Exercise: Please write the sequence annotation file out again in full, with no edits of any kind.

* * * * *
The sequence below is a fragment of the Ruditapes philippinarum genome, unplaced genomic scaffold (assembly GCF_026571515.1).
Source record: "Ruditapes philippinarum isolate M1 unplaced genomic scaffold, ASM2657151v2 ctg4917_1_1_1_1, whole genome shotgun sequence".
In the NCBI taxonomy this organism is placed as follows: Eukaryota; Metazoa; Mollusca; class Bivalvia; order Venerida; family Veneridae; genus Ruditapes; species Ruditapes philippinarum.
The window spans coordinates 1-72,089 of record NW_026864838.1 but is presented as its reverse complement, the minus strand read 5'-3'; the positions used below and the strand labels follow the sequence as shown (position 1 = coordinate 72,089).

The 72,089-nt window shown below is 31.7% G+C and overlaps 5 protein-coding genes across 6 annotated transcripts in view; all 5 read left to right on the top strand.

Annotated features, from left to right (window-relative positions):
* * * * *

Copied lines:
The sequence below is a fragment of the Ruditapes philippinarum genome, unplaced genomic scaffold (assembly GCF_026571515.1).
Source record: "Ruditapes philippinarum isolate M1 unplaced genomic scaffold, ASM2657151v2 ctg4917_1_1_1_1, whole genome shotgun sequence".
In the NCBI taxonomy this organism is placed as follows: Eukaryota; Metazoa; Mollusca; class Bivalvia; order Venerida; family Veneridae; genus Ruditapes; species Ruditapes philippinarum.
The window spans coordinates 1-72,089 of record NW_026864838.1 but is presented as its reverse complement, the minus strand read 5'-3'; the positions used below and the strand labels follow the sequence as shown (position 1 = coordinate 72,089).

The 72,089-nt window shown below is 31.7% G+C and overlaps 5 protein-coding genes across 6 annotated transcripts in view; all 5 read left to right on the top strand.

Annotated features, from left to right (window-relative positions):